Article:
In what could only be construed as more fiscal mismanagement by those in power in the City of Trenton, both Mayor Douglas H. Palmer and City Council are seeking private legal services in the ongoing controversy over Police Director Joseph Santiago’s non-residency in Trenton.
Mayor Palmer and City Council already have the services of Special Counsel Joseph A. Alacqua, City Attorney Denise Lyles, and an army of lawyers at their disposal for a cost of several hundred thousand dollars per year, but the two entities have apparently decided to spend additional taxpayer dollars by seeking outside legal help.
If retained next week the new attorneys will be sitting in on a very simple case, in which eight Trenton residents and myself sued the city, Mayor Palmer, and Mr. Santiago, seeking Mr. Santiago’s removal for his non-residency and a statement that Mayor Palmer has no ability to warp the law in his favor.
That suit was filed after Mayor Palmer continued to insist that he has an unspecified right to bend the city’s residency law by providing waivers to an employee who has said publicly that he does not and will not live in Trenton.
All of this could have been avoided if either Mr. Alacqua or Ms. Lyles had done their jobs as city counsel and provided legal opinions on the matter, but both refused to do so, citing conflicts between Mayor Palmer and City Council.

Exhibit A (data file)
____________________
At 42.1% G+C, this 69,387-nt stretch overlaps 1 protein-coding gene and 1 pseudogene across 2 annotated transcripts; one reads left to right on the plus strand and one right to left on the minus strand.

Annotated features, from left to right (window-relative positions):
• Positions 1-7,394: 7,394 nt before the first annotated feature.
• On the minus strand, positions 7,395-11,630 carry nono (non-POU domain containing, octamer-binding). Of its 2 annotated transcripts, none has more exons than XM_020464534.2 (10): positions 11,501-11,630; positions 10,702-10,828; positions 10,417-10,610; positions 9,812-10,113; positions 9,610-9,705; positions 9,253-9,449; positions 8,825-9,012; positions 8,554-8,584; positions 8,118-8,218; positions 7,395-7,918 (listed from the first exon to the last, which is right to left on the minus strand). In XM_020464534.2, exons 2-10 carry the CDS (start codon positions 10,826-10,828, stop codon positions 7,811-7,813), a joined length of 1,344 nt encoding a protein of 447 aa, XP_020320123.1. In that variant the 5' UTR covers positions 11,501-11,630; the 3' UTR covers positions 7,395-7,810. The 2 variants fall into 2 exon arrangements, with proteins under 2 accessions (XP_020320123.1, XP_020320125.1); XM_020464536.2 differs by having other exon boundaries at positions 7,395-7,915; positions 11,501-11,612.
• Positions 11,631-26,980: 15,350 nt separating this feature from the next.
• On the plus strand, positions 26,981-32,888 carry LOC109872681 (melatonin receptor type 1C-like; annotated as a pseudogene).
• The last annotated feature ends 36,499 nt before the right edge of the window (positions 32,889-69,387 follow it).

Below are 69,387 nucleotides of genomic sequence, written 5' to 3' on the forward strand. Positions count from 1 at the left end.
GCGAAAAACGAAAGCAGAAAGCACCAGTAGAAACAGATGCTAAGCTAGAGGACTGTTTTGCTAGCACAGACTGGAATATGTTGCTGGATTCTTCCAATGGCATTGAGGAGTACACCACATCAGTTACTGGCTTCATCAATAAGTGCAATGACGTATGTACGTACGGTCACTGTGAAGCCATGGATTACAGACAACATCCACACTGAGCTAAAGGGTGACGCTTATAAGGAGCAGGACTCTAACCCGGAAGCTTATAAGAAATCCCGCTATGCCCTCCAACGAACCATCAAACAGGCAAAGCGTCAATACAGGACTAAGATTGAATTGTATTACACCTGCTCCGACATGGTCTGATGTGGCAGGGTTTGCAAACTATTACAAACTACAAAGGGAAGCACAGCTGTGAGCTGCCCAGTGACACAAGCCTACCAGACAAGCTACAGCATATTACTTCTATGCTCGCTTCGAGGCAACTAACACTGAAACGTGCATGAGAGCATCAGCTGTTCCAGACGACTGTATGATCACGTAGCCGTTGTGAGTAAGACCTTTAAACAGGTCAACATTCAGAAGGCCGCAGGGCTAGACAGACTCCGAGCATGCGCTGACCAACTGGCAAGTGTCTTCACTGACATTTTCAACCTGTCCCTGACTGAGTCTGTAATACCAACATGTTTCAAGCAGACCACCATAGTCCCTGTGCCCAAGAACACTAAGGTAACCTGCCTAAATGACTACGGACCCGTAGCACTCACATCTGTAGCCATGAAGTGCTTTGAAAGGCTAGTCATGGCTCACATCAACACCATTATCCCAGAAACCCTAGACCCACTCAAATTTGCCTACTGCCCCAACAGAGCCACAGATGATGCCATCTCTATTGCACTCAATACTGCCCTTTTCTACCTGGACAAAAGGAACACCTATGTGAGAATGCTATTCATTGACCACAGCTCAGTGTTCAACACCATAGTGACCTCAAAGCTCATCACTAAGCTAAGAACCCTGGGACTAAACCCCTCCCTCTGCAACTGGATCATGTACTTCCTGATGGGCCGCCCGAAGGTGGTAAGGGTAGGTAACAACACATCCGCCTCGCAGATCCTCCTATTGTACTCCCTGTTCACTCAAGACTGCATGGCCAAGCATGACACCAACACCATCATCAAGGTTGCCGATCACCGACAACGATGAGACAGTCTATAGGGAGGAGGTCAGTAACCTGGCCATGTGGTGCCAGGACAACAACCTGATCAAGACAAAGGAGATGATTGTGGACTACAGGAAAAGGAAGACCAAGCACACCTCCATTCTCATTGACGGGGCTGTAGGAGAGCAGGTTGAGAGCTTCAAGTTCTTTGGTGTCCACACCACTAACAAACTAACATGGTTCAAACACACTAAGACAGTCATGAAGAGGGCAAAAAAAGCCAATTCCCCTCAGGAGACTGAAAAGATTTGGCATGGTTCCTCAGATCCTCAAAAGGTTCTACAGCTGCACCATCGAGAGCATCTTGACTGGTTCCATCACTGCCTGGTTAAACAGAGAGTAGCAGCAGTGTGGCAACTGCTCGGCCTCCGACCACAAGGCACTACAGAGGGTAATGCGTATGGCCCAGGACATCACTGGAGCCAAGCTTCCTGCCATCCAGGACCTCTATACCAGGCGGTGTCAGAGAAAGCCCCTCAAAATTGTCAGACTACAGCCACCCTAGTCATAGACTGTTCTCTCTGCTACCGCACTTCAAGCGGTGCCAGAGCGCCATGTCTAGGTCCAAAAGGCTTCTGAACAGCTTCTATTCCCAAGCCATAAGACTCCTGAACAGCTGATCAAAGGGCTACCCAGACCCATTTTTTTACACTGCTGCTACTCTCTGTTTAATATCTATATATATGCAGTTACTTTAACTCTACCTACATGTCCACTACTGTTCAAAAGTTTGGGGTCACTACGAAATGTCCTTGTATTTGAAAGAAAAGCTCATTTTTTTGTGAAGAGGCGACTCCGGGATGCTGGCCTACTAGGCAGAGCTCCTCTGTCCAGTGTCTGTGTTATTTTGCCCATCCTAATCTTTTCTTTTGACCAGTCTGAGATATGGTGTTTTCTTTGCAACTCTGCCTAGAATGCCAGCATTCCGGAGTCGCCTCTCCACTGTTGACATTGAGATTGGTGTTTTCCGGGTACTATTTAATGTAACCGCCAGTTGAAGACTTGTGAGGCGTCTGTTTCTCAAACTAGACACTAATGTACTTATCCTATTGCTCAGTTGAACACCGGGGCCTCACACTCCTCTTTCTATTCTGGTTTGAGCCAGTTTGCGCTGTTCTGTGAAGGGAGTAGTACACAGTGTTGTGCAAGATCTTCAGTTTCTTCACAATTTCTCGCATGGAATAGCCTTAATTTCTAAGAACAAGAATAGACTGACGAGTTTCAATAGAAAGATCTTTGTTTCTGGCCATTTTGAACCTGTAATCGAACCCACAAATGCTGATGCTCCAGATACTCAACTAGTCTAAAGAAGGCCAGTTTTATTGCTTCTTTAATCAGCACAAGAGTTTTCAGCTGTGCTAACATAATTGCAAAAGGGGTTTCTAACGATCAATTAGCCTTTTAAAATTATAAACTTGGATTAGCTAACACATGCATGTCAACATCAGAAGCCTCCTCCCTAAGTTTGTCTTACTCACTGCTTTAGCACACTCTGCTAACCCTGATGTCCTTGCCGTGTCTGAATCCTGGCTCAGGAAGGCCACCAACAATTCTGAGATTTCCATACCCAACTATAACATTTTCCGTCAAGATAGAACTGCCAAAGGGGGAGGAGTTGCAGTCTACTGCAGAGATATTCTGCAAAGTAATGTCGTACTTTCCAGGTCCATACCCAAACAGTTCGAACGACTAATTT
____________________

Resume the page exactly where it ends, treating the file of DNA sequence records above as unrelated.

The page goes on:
Perhaps they fear what an angry Mayor Palmer might do if they told him what many attorneys reviewing the case have said – Mayor Palmer doesn’t have a leg to stand on.
The mayor’s belief that the law gives him the ability to grant a waiver seems to be contradicted by his constant calls for City Council to amend the ordinance, according to Councilman Jim Coston.
But Mayor Palmer remains adamant about his super-legal powers.
“I hold out to the council my belief that I have the authority to grant the waiver but the ball’s in their court,” said Mayor Palmer in the Times of Trenton this week.
City Council is expected to retain the services of a Monmouth County lawyer by Thursday of next week, after the body took a straw vote on the attorney following their residency flap executive session last week, officials said.
And Mayor Palmer has apparently contacted attorney Angelo Genova to represent him, despite the fact that he does not need his own attorney in the matter since he has not been sued independent of his role as mayor of Trenton, and the plaintiffs in the lawsuit do not seek damages from Mayor Palmer.
Both Mr. Alacqua and Ms. Lyles should be perfectly capable to handle such a simple matter, legal sources said this week.
Mr. Genova has already asked attorney for the plaintiffs George Dougherty for an adjournment of the case, which Mr. Dougherty denied.
City Council will have the peculiar opportunity to deny Mayor Palmer from retaining Mr. Genova with city funds next week, when a resolution awarding a contract to the attorney would likely come before council.
Council members said they would have to think carefully about letting Mayor Palmer spend more taxpayer dollars, after the mayor threatened to drag out the case for months and spend city funds extravagantly in defence of his authority to bend the law.
Mr. Santiago as already retained his own council, although it is not known whether those services are being paid for by Trenton taxpayers, who face a tax increase this year because of a budget shortfall of many millions of dollars.
Barring an adjournment granted by a Mercer County Superior Court judge, the case should be in court on Feb. 22.